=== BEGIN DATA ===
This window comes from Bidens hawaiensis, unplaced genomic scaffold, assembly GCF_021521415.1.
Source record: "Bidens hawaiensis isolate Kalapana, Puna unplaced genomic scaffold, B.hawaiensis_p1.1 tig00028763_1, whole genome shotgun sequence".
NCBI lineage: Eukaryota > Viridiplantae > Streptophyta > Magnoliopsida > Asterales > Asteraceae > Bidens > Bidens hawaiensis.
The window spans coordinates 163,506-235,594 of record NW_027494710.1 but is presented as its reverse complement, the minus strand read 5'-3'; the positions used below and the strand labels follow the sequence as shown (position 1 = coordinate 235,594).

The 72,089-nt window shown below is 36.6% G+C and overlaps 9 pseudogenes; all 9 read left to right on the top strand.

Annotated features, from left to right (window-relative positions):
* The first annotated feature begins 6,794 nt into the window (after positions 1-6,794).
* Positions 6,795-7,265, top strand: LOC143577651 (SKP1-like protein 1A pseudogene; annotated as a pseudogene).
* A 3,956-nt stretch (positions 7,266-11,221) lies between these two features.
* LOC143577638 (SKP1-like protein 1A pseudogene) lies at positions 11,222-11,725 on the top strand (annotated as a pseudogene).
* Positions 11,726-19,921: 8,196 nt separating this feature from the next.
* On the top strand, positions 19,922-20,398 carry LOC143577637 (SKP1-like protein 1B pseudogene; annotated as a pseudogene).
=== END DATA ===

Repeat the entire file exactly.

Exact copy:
This window comes from Bidens hawaiensis, unplaced genomic scaffold, assembly GCF_021521415.1.
Source record: "Bidens hawaiensis isolate Kalapana, Puna unplaced genomic scaffold, B.hawaiensis_p1.1 tig00028763_1, whole genome shotgun sequence".
NCBI lineage: Eukaryota > Viridiplantae > Streptophyta > Magnoliopsida > Asterales > Asteraceae > Bidens > Bidens hawaiensis.
The window spans coordinates 163,506-235,594 of record NW_027494710.1 but is presented as its reverse complement, the minus strand read 5'-3'; the positions used below and the strand labels follow the sequence as shown (position 1 = coordinate 235,594).

The 72,089-nt window shown below is 36.6% G+C and overlaps 9 pseudogenes; all 9 read left to right on the top strand.

Annotated features, from left to right (window-relative positions):
* The first annotated feature begins 6,794 nt into the window (after positions 1-6,794).
* Positions 6,795-7,265, top strand: LOC143577651 (SKP1-like protein 1A pseudogene; annotated as a pseudogene).
* A 3,956-nt stretch (positions 7,266-11,221) lies between these two features.
* LOC143577638 (SKP1-like protein 1A pseudogene) lies at positions 11,222-11,725 on the top strand (annotated as a pseudogene).
* Positions 11,726-19,921: 8,196 nt separating this feature from the next.
* On the top strand, positions 19,922-20,398 carry LOC143577637 (SKP1-like protein 1B pseudogene; annotated as a pseudogene).